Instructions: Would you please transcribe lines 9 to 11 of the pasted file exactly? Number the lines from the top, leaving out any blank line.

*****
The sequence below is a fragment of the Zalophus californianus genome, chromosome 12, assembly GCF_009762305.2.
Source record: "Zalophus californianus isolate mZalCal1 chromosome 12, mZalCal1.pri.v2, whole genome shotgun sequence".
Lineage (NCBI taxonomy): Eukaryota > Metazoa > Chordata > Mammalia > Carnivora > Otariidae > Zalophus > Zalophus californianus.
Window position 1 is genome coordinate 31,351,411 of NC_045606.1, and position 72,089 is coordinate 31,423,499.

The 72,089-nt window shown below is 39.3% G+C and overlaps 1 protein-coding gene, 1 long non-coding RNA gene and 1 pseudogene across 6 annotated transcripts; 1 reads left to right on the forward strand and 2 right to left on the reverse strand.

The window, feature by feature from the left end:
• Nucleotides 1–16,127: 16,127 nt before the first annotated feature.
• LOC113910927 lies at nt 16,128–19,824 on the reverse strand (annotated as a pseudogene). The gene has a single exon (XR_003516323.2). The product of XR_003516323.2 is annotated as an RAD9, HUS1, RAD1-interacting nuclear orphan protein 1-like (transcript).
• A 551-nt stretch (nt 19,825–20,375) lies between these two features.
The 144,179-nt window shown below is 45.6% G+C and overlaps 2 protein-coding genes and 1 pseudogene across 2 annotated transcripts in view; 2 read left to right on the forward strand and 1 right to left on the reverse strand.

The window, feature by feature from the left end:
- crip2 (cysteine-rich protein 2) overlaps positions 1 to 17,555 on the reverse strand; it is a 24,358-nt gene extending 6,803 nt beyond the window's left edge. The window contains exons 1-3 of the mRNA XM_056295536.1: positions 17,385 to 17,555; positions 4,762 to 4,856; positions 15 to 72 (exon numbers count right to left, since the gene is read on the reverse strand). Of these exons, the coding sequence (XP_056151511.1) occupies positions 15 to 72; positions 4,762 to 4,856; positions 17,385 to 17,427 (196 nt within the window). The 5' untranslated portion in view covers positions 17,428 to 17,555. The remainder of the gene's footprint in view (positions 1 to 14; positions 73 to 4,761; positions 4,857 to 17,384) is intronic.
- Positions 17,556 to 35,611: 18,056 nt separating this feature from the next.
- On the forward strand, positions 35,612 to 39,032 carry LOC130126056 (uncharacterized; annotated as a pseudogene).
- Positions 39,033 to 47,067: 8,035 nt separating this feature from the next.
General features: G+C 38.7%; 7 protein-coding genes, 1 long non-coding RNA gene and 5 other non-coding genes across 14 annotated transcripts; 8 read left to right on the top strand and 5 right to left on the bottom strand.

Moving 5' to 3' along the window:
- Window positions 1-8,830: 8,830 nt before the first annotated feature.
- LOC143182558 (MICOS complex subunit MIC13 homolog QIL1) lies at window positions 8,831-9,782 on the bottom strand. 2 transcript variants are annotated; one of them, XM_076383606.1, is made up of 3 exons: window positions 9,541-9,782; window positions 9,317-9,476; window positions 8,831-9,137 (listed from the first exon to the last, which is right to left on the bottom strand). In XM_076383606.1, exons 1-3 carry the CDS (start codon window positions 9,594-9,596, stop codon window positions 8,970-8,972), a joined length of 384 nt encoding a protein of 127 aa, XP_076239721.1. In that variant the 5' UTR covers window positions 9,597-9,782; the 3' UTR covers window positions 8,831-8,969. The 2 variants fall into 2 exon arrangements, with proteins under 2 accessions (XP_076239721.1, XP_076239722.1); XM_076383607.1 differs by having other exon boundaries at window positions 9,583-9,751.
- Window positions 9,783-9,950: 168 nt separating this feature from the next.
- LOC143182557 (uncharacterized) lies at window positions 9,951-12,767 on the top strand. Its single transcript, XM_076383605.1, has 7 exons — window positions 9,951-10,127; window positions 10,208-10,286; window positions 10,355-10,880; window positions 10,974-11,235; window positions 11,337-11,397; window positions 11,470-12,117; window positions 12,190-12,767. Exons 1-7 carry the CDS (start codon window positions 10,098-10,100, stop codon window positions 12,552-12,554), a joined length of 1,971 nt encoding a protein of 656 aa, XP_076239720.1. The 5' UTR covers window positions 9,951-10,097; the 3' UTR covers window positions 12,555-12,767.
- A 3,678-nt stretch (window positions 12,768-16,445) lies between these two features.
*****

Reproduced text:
• A 551-nt stretch (nt 19,825–20,375) lies between these two features.
The 144,179-nt window shown below is 45.6% G+C and overlaps 2 protein-coding genes and 1 pseudogene across 2 annotated transcripts in view; 2 read left to right on the forward strand and 1 right to left on the reverse strand.

The window, feature by feature from the left end: